At East Charlemont, Othniel Taylor had a saw-mill on the brook which bears his name, before the Revolution, and at a later period the Taylors had a pottery near the public-house kept by Capt. Taylor. Farther west, Uzziah Simonds built a saw-mill soon after 1800, which had among its operators Ruel Thayer and his sons. About 1812, Ruel Thayer and William Coney started a foundry at this place for making castings for mills and farm-machinery. At a later day they cast stoves. It was last carried on by David, Alonzo, and Ruel Thayer.
Axes and scythes were made at East Charlemont about 1835 by Josiah Pratt, who had a trip-hammer, and employed a number of hands. In the place was also a tannery, started by Azariah and Noah Parsons, who were followed by Walter Pelton and Calvin and Alfred Walker. Some of these manufactured shoes on a large scale. Hats were made by Jonathan Avery, a Revolutionary soldier, and the wag of the place. "Hatter Avery" had the faculty of expressing himself in rhymes, and once produced these pertinent lines on the character of a parsimonious neighbor:
"On the flour of a grain of mustard-seed,
With the leg of a flea for bacon,
His soul would feast eternally,
If I am not mistaken!"
Other hatters at the hamlet were Solomon Rand, Lucius Hartwell, Jonathan Wheelock, Dexter Daniels, and Merrill G. Mayhew.
About 1790, Ward Hartwell had a grist-mill on Hartwell Brook, near where Bassett's saw-mill now is. The latter was put up in 1869 by Henry Bassett & Son, and is now operated by the son. Below this power was formerly a shop for the manufacture of hoes, by Booth & Upton, and handles by E. Field.
On Willow Brook, David Howard has in operation a shingle-mill, and on the upper part of Mill Brook A. P. Maxwell formerly had a small saw-mill. In early times the Goulds had a tannery in the northern part of the town. Bennett Edson had a grist-mill on Chickley's River, near its mouth, about 1815, and here a saw- and feed-mill is now carried on by the Grant Brothers.
On Cold River, E. C. Hawks erected a lumber-mill, in 1850, which he has operated since, employing at present 10 hands; and on the same stream, below, E. D. Hawks has carried on a mill for about the same length of time.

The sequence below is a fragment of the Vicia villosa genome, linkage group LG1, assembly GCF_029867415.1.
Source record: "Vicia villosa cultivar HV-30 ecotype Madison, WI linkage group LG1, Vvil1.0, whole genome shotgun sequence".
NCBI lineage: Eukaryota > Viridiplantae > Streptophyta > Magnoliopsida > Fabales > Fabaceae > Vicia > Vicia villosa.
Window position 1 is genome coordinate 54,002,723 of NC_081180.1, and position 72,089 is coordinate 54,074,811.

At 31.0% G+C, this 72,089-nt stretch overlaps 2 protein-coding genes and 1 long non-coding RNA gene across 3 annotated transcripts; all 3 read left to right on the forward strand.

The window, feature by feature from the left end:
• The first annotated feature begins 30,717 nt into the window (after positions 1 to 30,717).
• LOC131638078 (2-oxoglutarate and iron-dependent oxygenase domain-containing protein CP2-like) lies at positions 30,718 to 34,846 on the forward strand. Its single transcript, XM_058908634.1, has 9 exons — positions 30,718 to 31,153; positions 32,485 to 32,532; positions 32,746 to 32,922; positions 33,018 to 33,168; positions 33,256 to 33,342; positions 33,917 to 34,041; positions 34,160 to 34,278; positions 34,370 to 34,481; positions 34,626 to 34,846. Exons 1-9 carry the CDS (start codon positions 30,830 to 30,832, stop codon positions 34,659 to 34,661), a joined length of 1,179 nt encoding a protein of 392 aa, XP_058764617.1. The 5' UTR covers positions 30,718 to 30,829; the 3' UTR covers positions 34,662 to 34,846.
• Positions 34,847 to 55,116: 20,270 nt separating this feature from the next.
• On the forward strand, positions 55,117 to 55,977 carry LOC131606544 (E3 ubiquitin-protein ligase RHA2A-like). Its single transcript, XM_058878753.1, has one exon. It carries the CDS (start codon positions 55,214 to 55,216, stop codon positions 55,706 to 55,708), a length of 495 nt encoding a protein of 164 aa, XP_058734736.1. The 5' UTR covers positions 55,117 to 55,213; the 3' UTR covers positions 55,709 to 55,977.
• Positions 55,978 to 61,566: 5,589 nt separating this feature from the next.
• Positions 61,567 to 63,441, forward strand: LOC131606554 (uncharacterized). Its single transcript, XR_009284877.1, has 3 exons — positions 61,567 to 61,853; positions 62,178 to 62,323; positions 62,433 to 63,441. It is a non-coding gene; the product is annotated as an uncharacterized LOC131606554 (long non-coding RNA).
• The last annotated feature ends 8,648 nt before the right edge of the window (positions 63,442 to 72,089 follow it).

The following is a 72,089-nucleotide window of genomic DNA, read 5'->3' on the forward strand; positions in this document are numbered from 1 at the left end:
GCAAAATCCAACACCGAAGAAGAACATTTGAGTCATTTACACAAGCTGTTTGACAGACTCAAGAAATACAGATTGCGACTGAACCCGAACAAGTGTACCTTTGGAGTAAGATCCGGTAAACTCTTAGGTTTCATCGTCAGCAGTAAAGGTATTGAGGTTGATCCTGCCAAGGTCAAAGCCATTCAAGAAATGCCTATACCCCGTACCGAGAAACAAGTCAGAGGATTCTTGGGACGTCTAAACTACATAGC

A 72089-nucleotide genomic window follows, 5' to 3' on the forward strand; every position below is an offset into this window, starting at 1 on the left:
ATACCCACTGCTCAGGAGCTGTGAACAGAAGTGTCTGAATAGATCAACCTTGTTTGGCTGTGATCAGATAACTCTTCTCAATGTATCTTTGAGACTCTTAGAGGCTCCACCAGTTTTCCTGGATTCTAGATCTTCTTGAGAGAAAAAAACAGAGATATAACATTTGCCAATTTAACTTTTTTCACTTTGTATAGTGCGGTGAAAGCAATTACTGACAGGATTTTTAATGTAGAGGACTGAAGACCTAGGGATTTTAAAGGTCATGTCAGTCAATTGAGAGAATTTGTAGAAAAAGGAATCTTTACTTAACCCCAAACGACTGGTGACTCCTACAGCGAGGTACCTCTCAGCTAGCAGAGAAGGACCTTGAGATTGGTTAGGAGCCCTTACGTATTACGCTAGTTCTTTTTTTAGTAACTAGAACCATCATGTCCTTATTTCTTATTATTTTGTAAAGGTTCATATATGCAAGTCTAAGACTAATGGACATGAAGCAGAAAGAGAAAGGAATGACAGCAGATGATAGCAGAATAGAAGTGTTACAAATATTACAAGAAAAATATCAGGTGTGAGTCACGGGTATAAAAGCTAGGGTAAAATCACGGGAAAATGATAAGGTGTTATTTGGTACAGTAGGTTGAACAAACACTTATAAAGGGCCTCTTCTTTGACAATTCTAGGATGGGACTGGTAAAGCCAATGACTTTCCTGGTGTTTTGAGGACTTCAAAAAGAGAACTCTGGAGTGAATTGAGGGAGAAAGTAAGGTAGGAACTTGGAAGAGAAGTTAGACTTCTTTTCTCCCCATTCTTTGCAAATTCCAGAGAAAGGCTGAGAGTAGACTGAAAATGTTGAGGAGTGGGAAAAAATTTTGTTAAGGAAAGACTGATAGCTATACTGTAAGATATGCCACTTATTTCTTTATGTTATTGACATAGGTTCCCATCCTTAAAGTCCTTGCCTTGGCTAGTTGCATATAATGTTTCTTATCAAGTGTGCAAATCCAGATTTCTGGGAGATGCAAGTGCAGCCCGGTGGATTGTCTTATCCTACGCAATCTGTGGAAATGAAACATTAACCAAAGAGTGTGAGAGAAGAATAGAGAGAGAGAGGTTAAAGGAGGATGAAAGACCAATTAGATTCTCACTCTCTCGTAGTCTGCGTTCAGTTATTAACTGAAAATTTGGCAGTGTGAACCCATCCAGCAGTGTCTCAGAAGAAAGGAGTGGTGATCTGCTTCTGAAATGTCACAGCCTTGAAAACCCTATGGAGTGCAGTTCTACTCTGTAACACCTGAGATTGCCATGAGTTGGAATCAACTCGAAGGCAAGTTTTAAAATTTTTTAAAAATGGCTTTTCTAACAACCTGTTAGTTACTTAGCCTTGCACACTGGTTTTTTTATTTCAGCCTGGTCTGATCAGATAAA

At Zoar, on Pelham Brook, Aaron Negus put in operation a saw-mill before 1820, which is now the property of E. A. & S. D. Negus. On the same stream, above, E. H. Hawks put up a saw-mill after 1850, which was burned, and a new mill erected by King Brothers, which is at present operated by
H. L. Bradford & Co. It contains also a run of stones for grinding.
About 1815, Ebenezer. S. Hawks put up a tannery at Zoar, which was afterward carried on by Alfred Old and Benjamin Tilton, the latter being pretty extensively engaged, and also made shoes on a large scale. Among other things formerly at this place was a carding-machine by E. S. Hawks, which was operated but a few years.
The records of Charlemont contain an account of a brick-yard, established by the town in 1767. The laborers were supplied by the town with the necessary stimulants, procured at Deerfield by David White. His bill shows that he charged 5s. 8d. for his time going, and 3s. 8d. for the "Rhum." Gershom Hawks, Artemas Rice, Aaron Rice, and others, furnished laborers on the brick-yard. On the 20th of May, 1768, the town sold the brick at vendue for about 12s. 3d. per thousand.
1 Or snath, the handle of a scythe; a snead.